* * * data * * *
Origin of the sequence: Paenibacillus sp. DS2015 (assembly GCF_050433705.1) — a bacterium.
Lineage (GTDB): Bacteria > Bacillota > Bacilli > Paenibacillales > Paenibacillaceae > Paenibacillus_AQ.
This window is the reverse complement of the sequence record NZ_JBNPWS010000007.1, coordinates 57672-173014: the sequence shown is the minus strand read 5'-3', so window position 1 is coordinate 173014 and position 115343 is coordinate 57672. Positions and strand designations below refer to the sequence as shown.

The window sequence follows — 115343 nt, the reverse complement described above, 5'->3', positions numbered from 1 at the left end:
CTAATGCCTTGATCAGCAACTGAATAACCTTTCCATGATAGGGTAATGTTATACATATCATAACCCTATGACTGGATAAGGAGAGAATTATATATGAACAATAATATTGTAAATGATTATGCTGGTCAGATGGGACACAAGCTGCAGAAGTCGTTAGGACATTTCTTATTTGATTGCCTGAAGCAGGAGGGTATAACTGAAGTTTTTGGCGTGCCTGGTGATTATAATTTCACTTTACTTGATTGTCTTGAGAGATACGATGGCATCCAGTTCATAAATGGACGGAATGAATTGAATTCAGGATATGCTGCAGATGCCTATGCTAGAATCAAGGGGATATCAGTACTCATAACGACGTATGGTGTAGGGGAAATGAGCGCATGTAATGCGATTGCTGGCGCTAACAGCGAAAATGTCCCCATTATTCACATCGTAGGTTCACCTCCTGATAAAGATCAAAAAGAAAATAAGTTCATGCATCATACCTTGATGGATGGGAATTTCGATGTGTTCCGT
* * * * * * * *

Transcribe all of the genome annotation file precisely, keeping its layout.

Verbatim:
Origin of the sequence: Paenibacillus sp. DS2015 (assembly GCF_050433705.1) — a bacterium.
Lineage (GTDB): Bacteria > Bacillota > Bacilli > Paenibacillales > Paenibacillaceae > Paenibacillus_AQ.
This window is the reverse complement of the sequence record NZ_JBNPWS010000007.1, coordinates 57672-173014: the sequence shown is the minus strand read 5'-3', so window position 1 is coordinate 173014 and position 115343 is coordinate 57672. Positions and strand designations below refer to the sequence as shown.

The window sequence follows — 115343 nt, the reverse complement described above, 5'->3', positions numbered from 1 at the left end:
CTAATGCCTTGATCAGCAACTGAATAACCTTTCCATGATAGGGTAATGTTATACATATCATAACCCTATGACTGGATAAGGAGAGAATTATATATGAACAATAATATTGTAAATGATTATGCTGGTCAGATGGGACACAAGCTGCAGAAGTCGTTAGGACATTTCTTATTTGATTGCCTGAAGCAGGAGGGTATAACTGAAGTTTTTGGCGTGCCTGGTGATTATAATTTCACTTTACTTGATTGTCTTGAGAGATACGATGGCATCCAGTTCATAAATGGACGGAATGAATTGAATTCAGGATATGCTGCAGATGCCTATGCTAGAATCAAGGGGATATCAGTACTCATAACGACGTATGGTGTAGGGGAAATGAGCGCATGTAATGCGATTGCTGGCGCTAACAGCGAAAATGTCCCCATTATTCACATCGTAGGTTCACCTCCTGATAAAGATCAAAAAGAAAATAAGTTCATGCATCATACCTTGATGGATGGGAATTTCGATGTGTTCCGT